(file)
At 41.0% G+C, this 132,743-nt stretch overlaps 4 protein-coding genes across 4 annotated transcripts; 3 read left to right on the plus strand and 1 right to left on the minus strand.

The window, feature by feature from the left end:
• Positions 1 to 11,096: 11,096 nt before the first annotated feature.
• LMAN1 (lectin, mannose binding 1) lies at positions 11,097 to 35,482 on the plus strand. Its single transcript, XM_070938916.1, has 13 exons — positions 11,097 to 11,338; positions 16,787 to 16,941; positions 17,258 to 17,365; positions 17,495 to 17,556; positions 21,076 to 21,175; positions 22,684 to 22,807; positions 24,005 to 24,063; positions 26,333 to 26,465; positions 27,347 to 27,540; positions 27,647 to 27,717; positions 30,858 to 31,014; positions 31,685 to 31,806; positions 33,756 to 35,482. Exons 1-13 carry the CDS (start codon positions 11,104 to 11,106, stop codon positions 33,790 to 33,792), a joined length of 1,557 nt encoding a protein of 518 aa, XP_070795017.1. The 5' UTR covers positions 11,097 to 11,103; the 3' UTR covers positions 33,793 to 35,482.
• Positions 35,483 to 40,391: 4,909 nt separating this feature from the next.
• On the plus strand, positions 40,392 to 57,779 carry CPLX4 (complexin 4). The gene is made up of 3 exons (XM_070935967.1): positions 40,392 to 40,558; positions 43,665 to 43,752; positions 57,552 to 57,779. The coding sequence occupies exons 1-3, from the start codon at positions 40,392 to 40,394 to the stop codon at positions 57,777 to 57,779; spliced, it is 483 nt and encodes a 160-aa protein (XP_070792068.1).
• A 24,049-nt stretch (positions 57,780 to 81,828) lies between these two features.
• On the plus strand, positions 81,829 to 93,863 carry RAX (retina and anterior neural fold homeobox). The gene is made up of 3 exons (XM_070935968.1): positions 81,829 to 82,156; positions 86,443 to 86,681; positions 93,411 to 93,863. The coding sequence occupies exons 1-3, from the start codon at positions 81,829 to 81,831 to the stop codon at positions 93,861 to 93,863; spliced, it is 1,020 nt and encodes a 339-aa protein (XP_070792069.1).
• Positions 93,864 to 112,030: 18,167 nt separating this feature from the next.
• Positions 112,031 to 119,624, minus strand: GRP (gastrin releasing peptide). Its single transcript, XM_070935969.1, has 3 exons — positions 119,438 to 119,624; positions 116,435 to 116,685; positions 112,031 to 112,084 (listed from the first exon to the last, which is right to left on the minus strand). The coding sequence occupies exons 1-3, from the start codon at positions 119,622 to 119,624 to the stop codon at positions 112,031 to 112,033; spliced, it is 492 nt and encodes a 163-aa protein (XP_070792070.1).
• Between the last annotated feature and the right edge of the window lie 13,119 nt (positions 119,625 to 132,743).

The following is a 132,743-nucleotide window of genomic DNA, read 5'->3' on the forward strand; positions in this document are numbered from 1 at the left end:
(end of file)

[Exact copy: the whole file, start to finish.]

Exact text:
At 41.0% G+C, this 132,743-nt stretch overlaps 4 protein-coding genes across 4 annotated transcripts; 3 read left to right on the plus strand and 1 right to left on the minus strand.

The window, feature by feature from the left end:
• Positions 1 to 11,096: 11,096 nt before the first annotated feature.
• LMAN1 (lectin, mannose binding 1) lies at positions 11,097 to 35,482 on the plus strand. Its single transcript, XM_070938916.1, has 13 exons — positions 11,097 to 11,338; positions 16,787 to 16,941; positions 17,258 to 17,365; positions 17,495 to 17,556; positions 21,076 to 21,175; positions 22,684 to 22,807; positions 24,005 to 24,063; positions 26,333 to 26,465; positions 27,347 to 27,540; positions 27,647 to 27,717; positions 30,858 to 31,014; positions 31,685 to 31,806; positions 33,756 to 35,482. Exons 1-13 carry the CDS (start codon positions 11,104 to 11,106, stop codon positions 33,790 to 33,792), a joined length of 1,557 nt encoding a protein of 518 aa, XP_070795017.1. The 5' UTR covers positions 11,097 to 11,103; the 3' UTR covers positions 33,793 to 35,482.
• Positions 35,483 to 40,391: 4,909 nt separating this feature from the next.
• On the plus strand, positions 40,392 to 57,779 carry CPLX4 (complexin 4). The gene is made up of 3 exons (XM_070935967.1): positions 40,392 to 40,558; positions 43,665 to 43,752; positions 57,552 to 57,779. The coding sequence occupies exons 1-3, from the start codon at positions 40,392 to 40,394 to the stop codon at positions 57,777 to 57,779; spliced, it is 483 nt and encodes a 160-aa protein (XP_070792068.1).
• A 24,049-nt stretch (positions 57,780 to 81,828) lies between these two features.
• On the plus strand, positions 81,829 to 93,863 carry RAX (retina and anterior neural fold homeobox). The gene is made up of 3 exons (XM_070935968.1): positions 81,829 to 82,156; positions 86,443 to 86,681; positions 93,411 to 93,863. The coding sequence occupies exons 1-3, from the start codon at positions 81,829 to 81,831 to the stop codon at positions 93,861 to 93,863; spliced, it is 1,020 nt and encodes a 339-aa protein (XP_070792069.1).
• Positions 93,864 to 112,030: 18,167 nt separating this feature from the next.
• Positions 112,031 to 119,624, minus strand: GRP (gastrin releasing peptide). Its single transcript, XM_070935969.1, has 3 exons — positions 119,438 to 119,624; positions 116,435 to 116,685; positions 112,031 to 112,084 (listed from the first exon to the last, which is right to left on the minus strand). The coding sequence occupies exons 1-3, from the start codon at positions 119,622 to 119,624 to the stop codon at positions 112,031 to 112,033; spliced, it is 492 nt and encodes a 163-aa protein (XP_070792070.1).
• Between the last annotated feature and the right edge of the window lie 13,119 nt (positions 119,625 to 132,743).

The following is a 132,743-nucleotide window of genomic DNA, read 5'->3' on the forward strand; positions in this document are numbered from 1 at the left end: